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Conserving Decorative Plaster (Part 2)
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By Richard Ireland

Fig. 14 Many months of paint removal and conservation were required for this exquisite 1757 hand modelled lime plaster ceiling at Dominick Street, Dublin.
Paint removal from enriched architectural surfaces is a sensitive area. Firstly, removal erases the historic record and so should only be considered after thorough paint analysis and investigation. ( Fig. 15) Secondly, it can and often does cause physical damage to the underlying material either by the cleaning agent or the tools used.
Where plasterwork is concerned, no matter how sensitively undertaken, removal of softened paint with conservators’ tools inevitably damages surfaces.

Leaving well alone is often more beneficial to overall preservation. Destruction of important underlying decorative schemes and mechanical damage far outweigh any aesthetic reinstatement or dressing up.
Removal can appear an attractive proposition to the private client or institution whose considerations may be of a purely selfish nature and some owners have little regard or respect for the history of the building.
Fig.15 Unknown fictive fluting and gilded enrichment exposed beneath centuries of thick plain paint in the course of a detailed search for evidence of Turner’s 1720’s decorative scheme at St Paul’s Deptford.
tripping, freshening and restoring an ‘as new’ appearance may be driven by the promise of higher rentals or improved image – factors which drive much misguided work on many important buildings and their interiors.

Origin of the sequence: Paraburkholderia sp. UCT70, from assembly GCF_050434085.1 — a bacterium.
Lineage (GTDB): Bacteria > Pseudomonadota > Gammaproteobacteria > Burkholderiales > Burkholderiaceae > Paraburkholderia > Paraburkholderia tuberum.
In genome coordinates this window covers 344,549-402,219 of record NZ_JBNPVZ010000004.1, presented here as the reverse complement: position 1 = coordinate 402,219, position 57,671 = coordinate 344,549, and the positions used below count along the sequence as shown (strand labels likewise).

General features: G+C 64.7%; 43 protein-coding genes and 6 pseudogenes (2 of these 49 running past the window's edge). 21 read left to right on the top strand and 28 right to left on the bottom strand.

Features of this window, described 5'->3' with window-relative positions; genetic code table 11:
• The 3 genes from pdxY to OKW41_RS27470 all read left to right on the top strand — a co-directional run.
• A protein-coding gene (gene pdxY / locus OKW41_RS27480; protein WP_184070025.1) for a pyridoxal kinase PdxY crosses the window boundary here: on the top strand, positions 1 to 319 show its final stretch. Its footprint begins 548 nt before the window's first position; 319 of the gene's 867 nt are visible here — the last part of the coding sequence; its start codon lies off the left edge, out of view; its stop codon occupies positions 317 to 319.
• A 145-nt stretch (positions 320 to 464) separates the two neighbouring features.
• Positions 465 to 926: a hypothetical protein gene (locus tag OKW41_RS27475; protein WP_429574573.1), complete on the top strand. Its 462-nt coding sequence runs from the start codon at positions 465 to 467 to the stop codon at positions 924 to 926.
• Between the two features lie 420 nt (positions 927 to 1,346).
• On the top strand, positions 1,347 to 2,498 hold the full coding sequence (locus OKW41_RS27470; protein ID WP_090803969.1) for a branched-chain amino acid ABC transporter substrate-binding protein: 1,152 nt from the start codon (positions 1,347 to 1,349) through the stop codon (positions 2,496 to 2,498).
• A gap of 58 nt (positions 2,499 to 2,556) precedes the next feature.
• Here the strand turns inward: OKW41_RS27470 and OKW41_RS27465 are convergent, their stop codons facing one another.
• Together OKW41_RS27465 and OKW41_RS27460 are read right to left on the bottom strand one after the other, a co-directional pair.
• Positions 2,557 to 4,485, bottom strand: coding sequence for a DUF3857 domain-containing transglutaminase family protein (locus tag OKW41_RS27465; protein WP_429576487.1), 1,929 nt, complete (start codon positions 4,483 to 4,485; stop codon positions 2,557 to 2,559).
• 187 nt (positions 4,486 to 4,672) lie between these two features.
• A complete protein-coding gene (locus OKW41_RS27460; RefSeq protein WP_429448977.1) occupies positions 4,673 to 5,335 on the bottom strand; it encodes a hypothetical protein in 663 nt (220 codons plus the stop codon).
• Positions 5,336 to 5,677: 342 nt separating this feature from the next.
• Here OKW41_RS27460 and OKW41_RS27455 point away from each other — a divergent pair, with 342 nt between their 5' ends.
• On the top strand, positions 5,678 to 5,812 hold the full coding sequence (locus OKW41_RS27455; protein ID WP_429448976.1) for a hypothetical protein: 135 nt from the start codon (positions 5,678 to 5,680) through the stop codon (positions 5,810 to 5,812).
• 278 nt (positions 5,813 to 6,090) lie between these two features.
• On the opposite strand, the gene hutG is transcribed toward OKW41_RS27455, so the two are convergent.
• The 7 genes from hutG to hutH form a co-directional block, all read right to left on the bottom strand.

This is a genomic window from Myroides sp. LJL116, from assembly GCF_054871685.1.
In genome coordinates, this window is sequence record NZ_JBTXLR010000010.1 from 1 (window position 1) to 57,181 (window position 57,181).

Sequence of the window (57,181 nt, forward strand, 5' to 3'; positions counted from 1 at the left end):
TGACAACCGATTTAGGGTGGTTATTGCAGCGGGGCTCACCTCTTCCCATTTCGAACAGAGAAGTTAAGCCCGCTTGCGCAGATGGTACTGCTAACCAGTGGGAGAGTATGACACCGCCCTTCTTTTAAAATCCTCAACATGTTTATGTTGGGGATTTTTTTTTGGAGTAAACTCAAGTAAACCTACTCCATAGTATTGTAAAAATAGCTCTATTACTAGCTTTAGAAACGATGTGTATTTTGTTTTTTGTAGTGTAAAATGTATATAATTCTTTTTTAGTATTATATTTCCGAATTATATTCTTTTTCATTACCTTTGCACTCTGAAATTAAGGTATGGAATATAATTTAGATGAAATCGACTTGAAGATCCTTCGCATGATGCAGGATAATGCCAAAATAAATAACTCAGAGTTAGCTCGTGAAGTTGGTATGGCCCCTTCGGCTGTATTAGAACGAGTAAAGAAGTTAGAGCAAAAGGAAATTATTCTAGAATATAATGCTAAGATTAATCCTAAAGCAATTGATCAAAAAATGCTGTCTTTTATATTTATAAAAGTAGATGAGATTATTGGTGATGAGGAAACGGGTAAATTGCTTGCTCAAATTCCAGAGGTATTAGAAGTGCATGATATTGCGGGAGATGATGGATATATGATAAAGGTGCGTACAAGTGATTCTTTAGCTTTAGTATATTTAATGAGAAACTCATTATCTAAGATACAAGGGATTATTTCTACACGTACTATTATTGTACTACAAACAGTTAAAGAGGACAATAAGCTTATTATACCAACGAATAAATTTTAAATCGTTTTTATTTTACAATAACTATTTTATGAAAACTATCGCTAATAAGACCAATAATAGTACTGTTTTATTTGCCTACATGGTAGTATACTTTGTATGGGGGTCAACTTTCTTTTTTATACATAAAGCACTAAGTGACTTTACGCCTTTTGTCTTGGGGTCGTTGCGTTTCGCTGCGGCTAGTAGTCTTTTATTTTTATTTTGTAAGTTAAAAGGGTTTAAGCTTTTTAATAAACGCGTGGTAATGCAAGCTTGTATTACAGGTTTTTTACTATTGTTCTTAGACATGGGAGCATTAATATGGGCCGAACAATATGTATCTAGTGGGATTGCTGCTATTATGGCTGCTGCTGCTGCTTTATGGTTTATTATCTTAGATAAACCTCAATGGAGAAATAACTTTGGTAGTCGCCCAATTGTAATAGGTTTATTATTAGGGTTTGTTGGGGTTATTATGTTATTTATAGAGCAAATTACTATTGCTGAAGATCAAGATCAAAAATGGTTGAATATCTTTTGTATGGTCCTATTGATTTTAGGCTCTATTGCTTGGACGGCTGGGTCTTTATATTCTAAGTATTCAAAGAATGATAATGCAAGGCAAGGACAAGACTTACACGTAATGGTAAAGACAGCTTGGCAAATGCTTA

Nonetheless, removal can greatly enhance the long term preservation of a building, and excessive paint build-up obliterates fine decorative detail, transforming the finest ornament to dull and pedestrian shapes of little interest to all but the most knowledgeable viewer.

Removal can revitalise and uncover technical virtuosity and re-ignite both public and scholastic interest in decorative interiors that might otherwise languish in obscurity or, worse, fall prey to neglect and decay. ( Fig. 16) As with all interventionist conservation, perceived benefits and risks must be carefully weighed up.
On outer walls and other surfaces subjected to persistent moisture ingress, applied coatings may be acting as a barrier to evaporation.

As a result, evaporation concentrates at any cracks or gaps and at the edges of the painted area, causing high local concentrations of salts. Sulphate salts, for example, can be leached from later cement renders and internally from gypsum, leading to eruption of salts at the plaster and paint interface.

Increased moisture levels in the plasterwork may also lead to rusting and expansion of ferrous armatures and possible fungal attack of organic materials.

Fig.16 Delightful and unexpected hand modelling of a 1740’s cornice smothered beneath heavy layers of thick obscuring paint.

In cases such as these, paint removal can be essential to arrest the rate of decay and reduce loss of plaster enrichment.
Before undertaking such an irreversible step, it is essential that a responsible programme of recording be undertaken using photography and microscopic paint analysis.
A small section of the full paint thickness should also be retained in an appropriate area of the plasterwork for future reference and investigation.

Where salt attack is particularly severe, it is worth undertaking salt analysis prior to paint removal. In one instance the removal of paint from early 17th century plasterwork led to the rapid evaporation of moisture and crystallisation of salts, hitherto in solution.

The result was the rapid erosion of the plaster surface and the irretrievable loss of decorative plaster. In such cases paper pulp poulticing may be the only means of ameliorating damagingly high salt concentrations without physical removal of the plaster.